We tend to remember the Second World War as one of the ‘good’ wars, justified by the fact it was essentially a heroic battle against the darkest of evils, but there’s little sense of that watching Sturges’ movie – this is a war movie oddly bereft of bad guys. All the German characters are rather sympathetic, Himmler excepted, and the movie is at pains to establish Steiner as a decent man revolted by the Nazi doctrine of racial superiority. The structure of the movie means we get to know these people rather better than any of the British or American characters who are ostensibly the heroes who foil Radl and Steiner’s plan – the US Ranger commander played by Larry Hagman is a vain, pompous fool, his subordinate (Treat Williams) something of a cipher.

The result is that the action sequences towards the end of the film, in which the German-held village is assaulted by American soldiers, feel like a curiously empty spectacle. They’re very well staged and directed, and do stir the blood a bit, but you always know what’s going to happen, and you don’t feel particularly invested in watching the inevitable Allied victory – you will almost certainly be hoping that Michael Caine survives, and may even be hoping that (in defiance of historical fact) he succeeds in his mission.

The question is whether this moral vacuum at the heart of the movie is a deliberate choice, reflecting the fact that there can be heroes and villains on both sides in a war, or just the result of a director not quite getting to grips with the material. Certainly Caine thought it was the latter, complaining that Sturges had no involvement with the editing of the film once shooting was complete, choosing to go fishing instead. He lamented the fact that what could have been a more substantial thriller ended up as a somewhat cartoonish action adventure.

I can see what he’s getting at, because – as someone else has pointed out – Pleasence’s impersonation of Himmler is the most credible thing in the movie by quite some distance. Caine is still good, as are many of the other supporting players, some of them better known as British TV faces – Jean Marsh is in there, also Roy Marsden and Denis Lill – but possibly a bit too prominent is Sutherland. Sutherland goes all-out for the central casting Oirishman from County Leprechaun approach, and it does make you roll your eyes a bit, as does the improbable romance between him and a young local girl (Jenny Agutter).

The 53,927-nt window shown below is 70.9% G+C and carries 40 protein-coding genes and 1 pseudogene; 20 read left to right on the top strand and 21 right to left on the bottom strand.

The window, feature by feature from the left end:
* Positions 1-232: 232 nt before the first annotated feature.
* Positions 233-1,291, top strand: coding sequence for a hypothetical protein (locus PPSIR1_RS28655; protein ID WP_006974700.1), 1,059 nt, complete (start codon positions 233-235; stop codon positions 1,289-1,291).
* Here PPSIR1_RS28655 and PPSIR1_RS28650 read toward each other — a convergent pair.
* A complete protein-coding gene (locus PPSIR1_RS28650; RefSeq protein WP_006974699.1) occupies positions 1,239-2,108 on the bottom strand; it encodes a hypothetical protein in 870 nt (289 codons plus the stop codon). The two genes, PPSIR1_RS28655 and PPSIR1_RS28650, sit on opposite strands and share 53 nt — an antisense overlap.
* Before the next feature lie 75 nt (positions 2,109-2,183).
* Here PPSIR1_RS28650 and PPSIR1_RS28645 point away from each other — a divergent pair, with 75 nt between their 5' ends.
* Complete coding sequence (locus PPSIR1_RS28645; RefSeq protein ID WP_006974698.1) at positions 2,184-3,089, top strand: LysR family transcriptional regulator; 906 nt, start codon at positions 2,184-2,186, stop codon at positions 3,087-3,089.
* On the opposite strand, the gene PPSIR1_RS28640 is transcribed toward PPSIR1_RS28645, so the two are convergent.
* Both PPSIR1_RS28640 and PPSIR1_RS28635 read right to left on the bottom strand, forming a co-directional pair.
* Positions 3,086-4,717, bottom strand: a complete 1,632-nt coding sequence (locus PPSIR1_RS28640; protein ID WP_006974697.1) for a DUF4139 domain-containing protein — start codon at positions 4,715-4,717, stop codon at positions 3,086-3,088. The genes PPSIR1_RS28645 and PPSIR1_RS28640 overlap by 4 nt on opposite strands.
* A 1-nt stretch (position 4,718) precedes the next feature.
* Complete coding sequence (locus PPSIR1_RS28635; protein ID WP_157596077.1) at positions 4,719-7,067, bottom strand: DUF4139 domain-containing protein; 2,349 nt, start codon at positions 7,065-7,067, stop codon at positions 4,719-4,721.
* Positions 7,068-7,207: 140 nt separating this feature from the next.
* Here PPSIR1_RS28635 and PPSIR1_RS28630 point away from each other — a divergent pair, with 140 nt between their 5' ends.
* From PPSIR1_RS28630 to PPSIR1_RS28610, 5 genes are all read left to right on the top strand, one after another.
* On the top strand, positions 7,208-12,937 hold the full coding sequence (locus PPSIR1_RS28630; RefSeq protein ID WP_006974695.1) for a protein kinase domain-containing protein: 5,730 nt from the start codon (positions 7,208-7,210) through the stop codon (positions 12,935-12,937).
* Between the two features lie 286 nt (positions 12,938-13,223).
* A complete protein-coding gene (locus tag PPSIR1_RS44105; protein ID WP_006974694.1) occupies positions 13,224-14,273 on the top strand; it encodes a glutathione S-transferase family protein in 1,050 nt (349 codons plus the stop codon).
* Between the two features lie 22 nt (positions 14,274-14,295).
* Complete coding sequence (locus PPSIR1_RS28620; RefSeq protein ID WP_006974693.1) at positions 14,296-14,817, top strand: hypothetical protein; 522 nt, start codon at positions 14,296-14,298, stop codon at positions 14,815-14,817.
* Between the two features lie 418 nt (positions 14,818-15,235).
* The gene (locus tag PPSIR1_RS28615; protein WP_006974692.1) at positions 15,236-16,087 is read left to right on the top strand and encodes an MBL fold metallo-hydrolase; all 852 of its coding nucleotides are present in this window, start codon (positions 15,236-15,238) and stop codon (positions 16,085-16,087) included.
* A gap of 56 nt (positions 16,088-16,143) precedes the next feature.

In the end The Eagle Has Landed seems to have become one of those largely innocuous all-star movies which regularly pops up on TV on Bank Holiday weekends, usually with its gorier moments (Hagman’s death, for instance) snipped out. Which is fair enough: it is an example of the war movie reduced to the status of simple entertainment – it doesn’t have the simplistic morality of the worst kind of war film, nor the complex ambiguities of many of the best. It just doesn’t seem inclined to deal with wider moral issues at all, focusing on its straightforward action-adventure story to the exclusion of all else. And there’s not much actually wrong with that, I suppose: but with the kind of talent involved in this movie, you could be forgiven for hoping for something slightly more substantial.

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For a nation which supposedly possesses a classless society, the United States of America often does a good job of looking otherwise. There may not be the delineation of society into a stratified series of groups, defined by their economic and educational status, but one frequently gets a definite sense of certain institutions and regions looking down on others – for a relatively young nation, the States often seem to have a definite mad on for age and tradition.